Dr. Alan Glazier gets JobShadowed. You can find him and his eye practice at Shady Grove Eye and Vision Care in Rockville, MD.
What do you do for a living?
I am an optometrist. I run an optometry practice named Shady Grove Eye and Vision Care, 4 doctor private practice.
How would you describe what you do?
We provide primary eye and vision care (prescribe eyeglasses and contact lenses) and diagnose and treat eye disease with medication.
What does your work entail?
I am the CEO; I see patients in clinic and provide the overall direction and vision for the practice.
What’s a typical work week like?
Patient exams and visits from 9:00 am to 6:00 pm, patients schedule on the half and quarter hour with a one hour break for lunch at 1:00 pm. In between patients and on wednesdays (day off) desk work, practice management, meetings and such.
How did you get started?
I purchased a practice and pounded the pavement to market it, grew it and purchased a second one years later.
What do you like about what you do?
Challenges; challenges helping people, treating eye problems, business challenges, working with colleagues and employees to strive to provide high level care and top tier business.
What do you dislike?
Dealing with insurers.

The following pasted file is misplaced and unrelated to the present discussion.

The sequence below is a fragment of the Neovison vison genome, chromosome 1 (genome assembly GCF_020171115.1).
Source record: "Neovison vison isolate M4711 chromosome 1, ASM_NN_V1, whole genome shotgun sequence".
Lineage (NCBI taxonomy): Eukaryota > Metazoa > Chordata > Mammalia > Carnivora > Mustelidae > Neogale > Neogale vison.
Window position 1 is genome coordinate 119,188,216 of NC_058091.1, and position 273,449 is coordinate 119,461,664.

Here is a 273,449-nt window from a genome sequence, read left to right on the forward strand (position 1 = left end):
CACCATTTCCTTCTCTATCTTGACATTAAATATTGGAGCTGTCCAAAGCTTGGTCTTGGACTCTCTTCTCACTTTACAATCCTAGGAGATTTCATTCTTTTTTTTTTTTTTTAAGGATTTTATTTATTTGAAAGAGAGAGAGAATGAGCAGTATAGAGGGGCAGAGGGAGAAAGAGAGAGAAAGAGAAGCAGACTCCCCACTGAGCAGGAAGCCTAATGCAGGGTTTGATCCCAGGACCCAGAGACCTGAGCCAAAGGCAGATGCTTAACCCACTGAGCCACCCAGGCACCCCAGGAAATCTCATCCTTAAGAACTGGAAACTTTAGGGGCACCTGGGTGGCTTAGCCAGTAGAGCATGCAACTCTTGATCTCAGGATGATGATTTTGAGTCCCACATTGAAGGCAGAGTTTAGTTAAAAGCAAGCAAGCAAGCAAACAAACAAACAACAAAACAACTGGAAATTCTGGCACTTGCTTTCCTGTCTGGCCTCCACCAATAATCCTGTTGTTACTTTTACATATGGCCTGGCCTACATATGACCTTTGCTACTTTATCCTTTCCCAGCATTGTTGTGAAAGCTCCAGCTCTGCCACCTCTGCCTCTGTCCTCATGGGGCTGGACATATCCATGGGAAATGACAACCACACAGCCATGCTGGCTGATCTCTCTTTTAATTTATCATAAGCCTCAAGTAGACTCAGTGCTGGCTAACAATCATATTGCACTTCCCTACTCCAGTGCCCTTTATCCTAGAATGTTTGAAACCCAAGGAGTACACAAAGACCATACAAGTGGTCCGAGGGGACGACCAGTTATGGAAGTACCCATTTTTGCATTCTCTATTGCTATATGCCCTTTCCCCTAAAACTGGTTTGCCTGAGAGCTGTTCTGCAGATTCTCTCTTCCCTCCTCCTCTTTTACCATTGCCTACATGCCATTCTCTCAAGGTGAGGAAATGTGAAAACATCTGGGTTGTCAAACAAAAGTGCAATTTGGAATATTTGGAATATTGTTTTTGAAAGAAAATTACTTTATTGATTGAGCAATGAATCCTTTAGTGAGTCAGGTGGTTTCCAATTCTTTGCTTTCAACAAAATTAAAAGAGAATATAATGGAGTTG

How do you make money/or how are you compensated?
How much money do Optometrists make?
Varies – typical salary out of graduate school is $75-90K; Veterans average around $175K, but have heard figures as high as $700K.
How much money do Optometrists make starting out?
see previous question.
What education, schooling, or skills are needed to become an Optometrist?
Undergraduate degree and doctor of optometry degree (4 years post undergraduate) and one year residency training.
What is most challenging about what you do?
Striving to be the best; to stay ahead of the competition and provide high level customer service every time.
What is most rewarding?
Hearing “thank you” from a patient and seeing patients return year after year (building those relationships).
What advice would you offer someone considering this career?
Be sure to follow an optometrist in a private practice setting as well as optometrists in other practice settings (opticals, hospitals) before deciding if the career is right for you.
How much time off do you get/take?
As the owner, as much as I want – usually total 1 month per year.
What is a common misconception people have about what you do?
That we are not doctors. That we only prescribe glasses and contacts; they don’t appreciate the depth of medical knowledge nor that our state license enables us to provide medical eye care. 70% of all people in the US see an optometrist as their eye doctor of preference.
What are your goals/dreams for the future?
Continue to grow the business, provide for my family and employees and help them grow through their career.